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One of the seven mosaics Carl-Henning Pedersen constructed in Ribe Cathedral in South-west Jutland in the years 1982-87 is entitled “Efter Syndfloden” (“After the Flood”). It depicts three images: a dove with an olive leaf in its beak (at the top); the “Ark”, a vessel whose bow and three masts are typical of a Viking ship (in the middle); and Noah, in a state of drunkenness, being covered by two of his sons with a blanket made of squares knitted in different colours, i.e. a traditional Danish one (at the bottom).

The mosaics display no other such overt instances of rifacimento. The artist’s use of it in “Efter Syndfloden” highlights the fact that South-west Jutland is very vulnerable to severe flooding.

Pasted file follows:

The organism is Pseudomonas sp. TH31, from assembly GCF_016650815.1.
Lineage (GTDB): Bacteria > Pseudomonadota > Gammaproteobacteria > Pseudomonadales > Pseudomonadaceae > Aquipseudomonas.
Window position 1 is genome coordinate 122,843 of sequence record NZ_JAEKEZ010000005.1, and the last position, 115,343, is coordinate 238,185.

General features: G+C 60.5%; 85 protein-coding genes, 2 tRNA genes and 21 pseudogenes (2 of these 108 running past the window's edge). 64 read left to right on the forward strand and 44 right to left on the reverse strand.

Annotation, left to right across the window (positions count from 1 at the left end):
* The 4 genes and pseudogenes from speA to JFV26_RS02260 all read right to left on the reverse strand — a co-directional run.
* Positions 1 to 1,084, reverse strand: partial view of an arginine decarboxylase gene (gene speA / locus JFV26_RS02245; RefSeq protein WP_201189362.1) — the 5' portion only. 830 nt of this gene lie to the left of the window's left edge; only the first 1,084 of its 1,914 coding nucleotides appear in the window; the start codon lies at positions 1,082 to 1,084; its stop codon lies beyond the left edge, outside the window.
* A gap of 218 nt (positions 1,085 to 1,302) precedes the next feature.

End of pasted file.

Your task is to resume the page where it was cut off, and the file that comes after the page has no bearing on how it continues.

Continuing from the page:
Here’s a poem I’ve written, inspired by this mosaic:

After the Flood

Was Noah no a Viking, Lord?
ggHe tired of rape and loot,
acquired a special liking for
ggdistilled fermented fruit,
and set up his own winery.
ggHis kitchen, lounge and hall
were soon one big refinery,
ggbut, thinking it too small,

he filled his daddy’s granary
ggwith twelve enormous vats,
and, being a careful planner, he
ggthen started breeding cats.
Like any other skipper, he
gghad others tread the grape.
He made the surface slippery
ggto cut off their escape.

The trouble with this feline corps
ggwas cat piss in the brew,
so Noah made a beeline for
gga different kind of crew.
He gathered all the animals
ggto test their aptitude,
but multiplying mandibles
ggmeant insufficient food.

One morning, in the pouring rain,
ggthe Viking clan secured
the granary for storing grain.
ggThe wine, not yet matured,
was siphoned off by elephants,
ggfrom trunk to trunk to trunk,
and thrown out to the elements
gginstead of being drunk.